COVID-19 UPDATES: All the stories and commentaries on Coronavirus, in one place


City Installs First Speed Radars


August 31 , 2019
By SELAMAWIT MENGESAHA ( FORTUNE STAFF WRITER )


Some of the speed radar systems were installed around Menelik Square.

Addis Abeba Traffic Management Agency mounted seven speed radar systems around Piassa at a cost of three million Br.

The installation of the radar systems was financed by Bloomberg Philanthropies, a charity in New York City that works on environmental, public health, the arts, government innovation and education issues. The project aims to control driver speeding and took two years to implement beginning in August 2017.

The giant displays notify drivers to slow down in bold 26-inch characters if they exceed the speed limit.

The mere existence of the radar systems also alerts drivers by notifying them where a lot of pedestrians and road workers are on the move, according to Daniel Mola, coordinator of the Bloomberg partnership at the Addis Abeba Transport Bureau. The radar systems are installed at places where a lot of traffic accidents happen, added Daniel.



The radar systems have a price of 450,000 Br each and were purchased from the American traffic equipment manufacturer Wanco and supplied by Omar Yassin General Trading Plc. They were installed by a local company, Yemane General Construction and Engineering Plc. The supplier also trained 70 traffic police officers to understand and use the technology.

Wanco, established in 1984, designs and manufactures easy-to-use portable safety equipment and accessories for traffic management, public safety and law enforcement.


Wanco products include variable message signs, arrow boards, radar speed trailers, surveillance trailers, light towers, temporary runway closure devices and generators.

Bloomberg, the World Health Organization (WHO) and Vital Strategies formed a partnership under a programme called Partnership for Healthy Cities with the aims of reducing drunk driving and speeding in cities. The programme involves 70 countries globally, of which 10 are in Africa including Addis Abeba.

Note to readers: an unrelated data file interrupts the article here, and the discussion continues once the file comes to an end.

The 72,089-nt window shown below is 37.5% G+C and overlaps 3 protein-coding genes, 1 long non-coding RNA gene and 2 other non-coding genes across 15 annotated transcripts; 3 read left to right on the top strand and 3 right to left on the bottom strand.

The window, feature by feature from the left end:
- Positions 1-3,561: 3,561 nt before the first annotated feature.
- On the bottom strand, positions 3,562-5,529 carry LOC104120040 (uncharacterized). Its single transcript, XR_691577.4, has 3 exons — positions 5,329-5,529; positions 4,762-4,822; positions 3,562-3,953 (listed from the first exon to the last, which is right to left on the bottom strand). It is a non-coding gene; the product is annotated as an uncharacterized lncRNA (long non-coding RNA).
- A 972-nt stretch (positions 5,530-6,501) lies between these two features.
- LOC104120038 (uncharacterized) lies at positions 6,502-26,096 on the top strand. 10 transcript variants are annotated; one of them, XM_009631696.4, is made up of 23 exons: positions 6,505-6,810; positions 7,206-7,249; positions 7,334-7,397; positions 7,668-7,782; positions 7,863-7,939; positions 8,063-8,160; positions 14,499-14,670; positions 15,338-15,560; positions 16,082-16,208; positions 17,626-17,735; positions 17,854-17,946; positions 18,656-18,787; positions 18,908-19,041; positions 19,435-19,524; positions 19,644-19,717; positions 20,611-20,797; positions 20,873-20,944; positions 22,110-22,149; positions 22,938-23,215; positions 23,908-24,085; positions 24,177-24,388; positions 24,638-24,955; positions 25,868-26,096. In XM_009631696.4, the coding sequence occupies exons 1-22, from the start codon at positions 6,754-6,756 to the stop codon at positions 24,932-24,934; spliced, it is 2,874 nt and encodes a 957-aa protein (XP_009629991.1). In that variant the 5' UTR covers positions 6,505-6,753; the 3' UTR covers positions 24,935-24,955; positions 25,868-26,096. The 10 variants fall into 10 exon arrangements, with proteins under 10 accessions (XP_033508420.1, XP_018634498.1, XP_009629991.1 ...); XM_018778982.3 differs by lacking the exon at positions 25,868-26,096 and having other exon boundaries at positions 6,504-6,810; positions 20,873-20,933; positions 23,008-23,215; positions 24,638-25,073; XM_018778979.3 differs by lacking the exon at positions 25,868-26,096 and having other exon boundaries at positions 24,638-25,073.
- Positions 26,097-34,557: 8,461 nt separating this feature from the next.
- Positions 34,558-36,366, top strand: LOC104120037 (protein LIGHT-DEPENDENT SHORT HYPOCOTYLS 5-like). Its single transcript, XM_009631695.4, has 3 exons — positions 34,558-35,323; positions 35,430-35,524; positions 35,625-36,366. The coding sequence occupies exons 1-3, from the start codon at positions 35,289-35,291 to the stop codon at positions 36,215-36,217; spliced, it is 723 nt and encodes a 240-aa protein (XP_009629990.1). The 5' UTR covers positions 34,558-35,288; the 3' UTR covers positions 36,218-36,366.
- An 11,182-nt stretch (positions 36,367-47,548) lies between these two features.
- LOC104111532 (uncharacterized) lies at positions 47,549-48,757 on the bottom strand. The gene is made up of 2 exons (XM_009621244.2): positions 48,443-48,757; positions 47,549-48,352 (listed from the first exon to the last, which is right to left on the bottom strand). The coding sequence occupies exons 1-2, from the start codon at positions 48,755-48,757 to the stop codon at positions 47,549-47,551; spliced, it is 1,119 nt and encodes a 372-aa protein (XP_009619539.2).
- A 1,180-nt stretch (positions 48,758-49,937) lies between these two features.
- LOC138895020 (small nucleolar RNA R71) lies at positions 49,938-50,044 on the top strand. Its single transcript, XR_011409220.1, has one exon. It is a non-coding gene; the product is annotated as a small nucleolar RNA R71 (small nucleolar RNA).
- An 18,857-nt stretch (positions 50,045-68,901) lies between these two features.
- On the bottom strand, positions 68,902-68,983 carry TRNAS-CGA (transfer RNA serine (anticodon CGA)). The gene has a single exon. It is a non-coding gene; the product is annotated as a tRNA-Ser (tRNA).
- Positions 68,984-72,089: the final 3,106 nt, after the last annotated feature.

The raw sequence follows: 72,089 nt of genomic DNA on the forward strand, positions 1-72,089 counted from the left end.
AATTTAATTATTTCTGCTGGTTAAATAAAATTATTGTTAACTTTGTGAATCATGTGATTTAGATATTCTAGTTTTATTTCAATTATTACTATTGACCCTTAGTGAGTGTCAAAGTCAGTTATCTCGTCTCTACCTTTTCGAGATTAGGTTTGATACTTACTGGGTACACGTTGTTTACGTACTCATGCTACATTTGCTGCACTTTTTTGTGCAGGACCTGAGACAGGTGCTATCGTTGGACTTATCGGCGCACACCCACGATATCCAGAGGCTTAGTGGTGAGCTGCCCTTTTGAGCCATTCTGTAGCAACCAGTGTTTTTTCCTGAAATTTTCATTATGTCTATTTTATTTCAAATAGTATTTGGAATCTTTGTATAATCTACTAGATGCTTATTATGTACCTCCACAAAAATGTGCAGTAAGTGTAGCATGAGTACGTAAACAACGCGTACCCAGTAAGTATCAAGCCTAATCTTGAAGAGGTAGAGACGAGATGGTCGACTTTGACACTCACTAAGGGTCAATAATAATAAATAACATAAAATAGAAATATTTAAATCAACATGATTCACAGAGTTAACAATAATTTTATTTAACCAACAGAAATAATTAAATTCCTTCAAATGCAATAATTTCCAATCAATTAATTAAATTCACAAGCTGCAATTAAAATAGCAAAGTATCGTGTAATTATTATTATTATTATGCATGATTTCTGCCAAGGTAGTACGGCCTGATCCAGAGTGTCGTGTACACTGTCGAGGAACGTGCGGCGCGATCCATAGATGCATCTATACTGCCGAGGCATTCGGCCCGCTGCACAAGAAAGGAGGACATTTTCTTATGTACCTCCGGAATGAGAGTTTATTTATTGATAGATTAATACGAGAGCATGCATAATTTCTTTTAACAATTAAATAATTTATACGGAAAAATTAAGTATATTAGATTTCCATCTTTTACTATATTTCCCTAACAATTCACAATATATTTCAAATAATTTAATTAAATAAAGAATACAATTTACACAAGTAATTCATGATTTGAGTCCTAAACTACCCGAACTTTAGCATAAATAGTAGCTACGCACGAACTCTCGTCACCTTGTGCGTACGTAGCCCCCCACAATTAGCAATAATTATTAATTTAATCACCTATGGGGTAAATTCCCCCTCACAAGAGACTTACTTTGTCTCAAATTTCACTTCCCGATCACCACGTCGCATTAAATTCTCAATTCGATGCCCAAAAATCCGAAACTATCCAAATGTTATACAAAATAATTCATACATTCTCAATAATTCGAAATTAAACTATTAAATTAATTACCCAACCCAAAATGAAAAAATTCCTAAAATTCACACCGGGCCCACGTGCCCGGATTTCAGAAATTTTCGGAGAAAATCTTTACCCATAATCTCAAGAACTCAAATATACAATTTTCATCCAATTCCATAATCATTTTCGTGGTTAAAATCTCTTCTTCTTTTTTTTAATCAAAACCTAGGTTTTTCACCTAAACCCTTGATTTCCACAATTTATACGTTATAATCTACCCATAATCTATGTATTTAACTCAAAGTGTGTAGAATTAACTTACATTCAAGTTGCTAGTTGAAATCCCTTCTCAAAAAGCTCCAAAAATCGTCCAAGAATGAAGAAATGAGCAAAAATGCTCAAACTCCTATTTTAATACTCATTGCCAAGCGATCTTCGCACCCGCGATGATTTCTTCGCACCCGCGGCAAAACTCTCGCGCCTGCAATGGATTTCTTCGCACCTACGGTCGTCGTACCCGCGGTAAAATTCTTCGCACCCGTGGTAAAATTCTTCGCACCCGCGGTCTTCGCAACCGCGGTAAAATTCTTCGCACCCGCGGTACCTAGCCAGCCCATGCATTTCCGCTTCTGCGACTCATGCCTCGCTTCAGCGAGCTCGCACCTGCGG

After seeing the implication of the radar, the project will be scaled to cover other areas, added Daniel.

Out of 5,547 accidents registered in 2018/19 in Arada District, 3,133 were caused by speeding, according to the Addis Abeba Police Commission's Crime and Traffic Accident Prevention Department.

The year also saw 29,548 recorded accidents in the capital, with market and residence areas registering 8,213 and 7,323 accidents, respectively.

The Addis Abeba City Transport Authority has also been working on improving mobility in Addis Abeba and the effectiveness of road safety compliance systems.


The project, part of a 300-million-dollar World Bank programme, involves expanding the existing traffic signal and control systems in Addis Abeba and improving the conditions on selected streets for pedestrians, modernising the operations of Anbessa City Bus Enterprise, building the operational and managerial capacities and efficiencies of urban transport agencies and establishing a database for driver and vehicle licensing nationwide.

Inspector Assefa Mezgebu, an auto-safety radio programme host who has over a decade of experience in traffic management, commends the Agency’s move of trying the pilot project, since Piassa is one of the city’s most crowded areas and has a complicated road structure.

“The government should carry out awareness creation activities through different mediums to enhance the understanding of drivers on how the displays work,” said Assefa.



PUBLISHED ON Aug 31,2019 [ VOL 20 , NO 1009]






Editors' Pick



Editorial





Drop us a message

Or see contact page